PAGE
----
It’s not quite reasonable to describe a movie that made $700 million worldwide and turned its leading lady into one of the planet’s biggest stars as “underrated.” But even so, last year’s adaptation of The Hunger Games, book one in Suzanne Collins’s mega-selling teenage dystopia, reaped more backlash from critics than its pop-blockbuster excellence deserved. The peanut gallery didn’t like director Gary Ross’s handheld camerawork, they thought his PG-13 movie didn’t make the titular games’ teen-on-teen violence sufficiently grisly (because watching kids kill each other isn’t horrifying without gushing arteries, apparently), and without panning the movie outright, they deemed his effort merely . . . satisfactory.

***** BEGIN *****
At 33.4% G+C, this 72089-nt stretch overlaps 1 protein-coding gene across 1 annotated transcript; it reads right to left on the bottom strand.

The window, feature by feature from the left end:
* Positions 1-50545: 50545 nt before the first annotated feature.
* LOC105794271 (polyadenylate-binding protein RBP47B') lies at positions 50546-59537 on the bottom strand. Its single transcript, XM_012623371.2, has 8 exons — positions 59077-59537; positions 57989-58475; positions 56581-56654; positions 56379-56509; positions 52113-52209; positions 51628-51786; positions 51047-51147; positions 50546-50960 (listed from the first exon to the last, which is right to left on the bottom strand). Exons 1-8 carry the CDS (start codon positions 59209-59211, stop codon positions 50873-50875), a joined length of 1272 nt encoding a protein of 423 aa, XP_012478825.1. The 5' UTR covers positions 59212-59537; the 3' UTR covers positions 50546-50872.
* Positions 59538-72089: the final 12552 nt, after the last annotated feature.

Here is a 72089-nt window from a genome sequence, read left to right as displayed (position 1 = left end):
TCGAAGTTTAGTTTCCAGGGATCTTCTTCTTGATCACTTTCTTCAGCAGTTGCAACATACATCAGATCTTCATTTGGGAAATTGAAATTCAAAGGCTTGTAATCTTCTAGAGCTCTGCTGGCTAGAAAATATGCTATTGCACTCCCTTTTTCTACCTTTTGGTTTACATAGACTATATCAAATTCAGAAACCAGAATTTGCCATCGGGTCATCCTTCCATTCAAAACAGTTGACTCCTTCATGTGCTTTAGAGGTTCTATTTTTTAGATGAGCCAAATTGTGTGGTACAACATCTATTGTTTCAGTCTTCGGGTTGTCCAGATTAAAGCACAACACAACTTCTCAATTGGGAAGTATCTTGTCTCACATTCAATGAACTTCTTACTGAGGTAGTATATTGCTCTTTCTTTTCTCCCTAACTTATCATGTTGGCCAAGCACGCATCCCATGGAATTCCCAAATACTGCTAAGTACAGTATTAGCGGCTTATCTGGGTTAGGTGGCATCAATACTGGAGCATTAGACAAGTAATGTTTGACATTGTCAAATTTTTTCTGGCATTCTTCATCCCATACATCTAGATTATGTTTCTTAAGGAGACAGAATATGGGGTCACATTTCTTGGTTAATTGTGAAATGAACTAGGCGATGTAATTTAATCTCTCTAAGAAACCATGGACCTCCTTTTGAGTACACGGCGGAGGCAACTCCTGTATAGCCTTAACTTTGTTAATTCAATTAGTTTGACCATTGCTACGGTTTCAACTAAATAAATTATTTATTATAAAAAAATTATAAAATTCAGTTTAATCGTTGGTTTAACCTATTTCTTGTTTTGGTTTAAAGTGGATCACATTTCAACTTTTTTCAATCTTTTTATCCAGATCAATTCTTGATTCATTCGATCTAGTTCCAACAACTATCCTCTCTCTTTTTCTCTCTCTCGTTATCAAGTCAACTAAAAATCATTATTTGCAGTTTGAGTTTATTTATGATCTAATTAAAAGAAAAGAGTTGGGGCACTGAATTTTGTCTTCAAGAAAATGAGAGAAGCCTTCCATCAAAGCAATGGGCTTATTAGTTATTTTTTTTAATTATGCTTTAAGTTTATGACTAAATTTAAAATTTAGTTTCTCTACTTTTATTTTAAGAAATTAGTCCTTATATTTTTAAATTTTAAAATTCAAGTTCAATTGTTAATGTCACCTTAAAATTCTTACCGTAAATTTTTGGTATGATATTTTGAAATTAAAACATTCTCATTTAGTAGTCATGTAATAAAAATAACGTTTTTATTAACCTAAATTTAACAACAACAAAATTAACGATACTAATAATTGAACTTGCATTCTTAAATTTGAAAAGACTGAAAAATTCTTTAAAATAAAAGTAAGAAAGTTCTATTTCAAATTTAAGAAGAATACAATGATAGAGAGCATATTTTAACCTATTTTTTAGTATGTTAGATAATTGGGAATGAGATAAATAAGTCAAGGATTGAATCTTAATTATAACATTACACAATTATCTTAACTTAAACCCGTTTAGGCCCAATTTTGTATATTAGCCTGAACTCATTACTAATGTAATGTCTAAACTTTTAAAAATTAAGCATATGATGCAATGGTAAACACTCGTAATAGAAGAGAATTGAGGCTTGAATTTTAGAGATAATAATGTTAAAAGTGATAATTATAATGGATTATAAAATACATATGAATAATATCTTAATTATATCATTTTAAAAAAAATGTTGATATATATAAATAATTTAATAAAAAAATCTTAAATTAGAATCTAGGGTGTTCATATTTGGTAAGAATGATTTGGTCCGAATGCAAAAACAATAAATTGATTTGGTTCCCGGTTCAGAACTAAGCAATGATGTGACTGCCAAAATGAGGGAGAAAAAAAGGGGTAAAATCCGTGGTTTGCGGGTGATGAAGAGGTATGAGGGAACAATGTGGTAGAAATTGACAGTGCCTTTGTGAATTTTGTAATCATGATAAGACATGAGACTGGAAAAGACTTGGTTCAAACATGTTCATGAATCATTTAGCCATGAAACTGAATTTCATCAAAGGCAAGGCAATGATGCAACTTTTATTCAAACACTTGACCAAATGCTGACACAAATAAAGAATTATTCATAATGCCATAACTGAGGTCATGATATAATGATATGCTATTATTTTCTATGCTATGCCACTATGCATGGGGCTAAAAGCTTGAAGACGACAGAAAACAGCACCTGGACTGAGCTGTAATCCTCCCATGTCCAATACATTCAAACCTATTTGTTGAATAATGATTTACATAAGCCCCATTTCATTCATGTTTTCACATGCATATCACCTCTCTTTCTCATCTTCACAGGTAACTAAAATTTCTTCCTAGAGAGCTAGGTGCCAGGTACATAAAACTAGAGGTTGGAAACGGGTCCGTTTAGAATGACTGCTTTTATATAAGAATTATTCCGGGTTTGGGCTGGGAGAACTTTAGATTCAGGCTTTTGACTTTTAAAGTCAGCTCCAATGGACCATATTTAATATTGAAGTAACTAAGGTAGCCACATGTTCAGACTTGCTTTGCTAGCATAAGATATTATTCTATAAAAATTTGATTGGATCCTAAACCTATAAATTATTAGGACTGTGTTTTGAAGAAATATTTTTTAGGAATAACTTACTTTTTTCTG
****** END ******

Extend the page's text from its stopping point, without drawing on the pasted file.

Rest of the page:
Well, now Ross is gone — thanks for the $700 million, don’t let the studio gate hit you on the way out — and the task of adapting the sequel, Catching Fire, has fallen to Francis Lawrence, a successful music-video director with a few mediocre big-budget movies (Water for Elephants, I Am Legend) on his résumé. I’ve already read more than a few reviewers saying good riddance to Ross and hailing Lawrence’s approach, and so, as an apologist for the first movie, I suppose I should make the opposite case. But even though I really do miss some of that shaky-camera work and think Fire has a little too much bombast and ticky-tack in its set pieces, overall the most striking thing about the two movies is the continuity between them, in form and tone and quality alike. (And in their MPAA ratings: Nobody, but nobody, was going to kill the golden goose of teenage box office by making a Hunger Games movie that’s rated R.)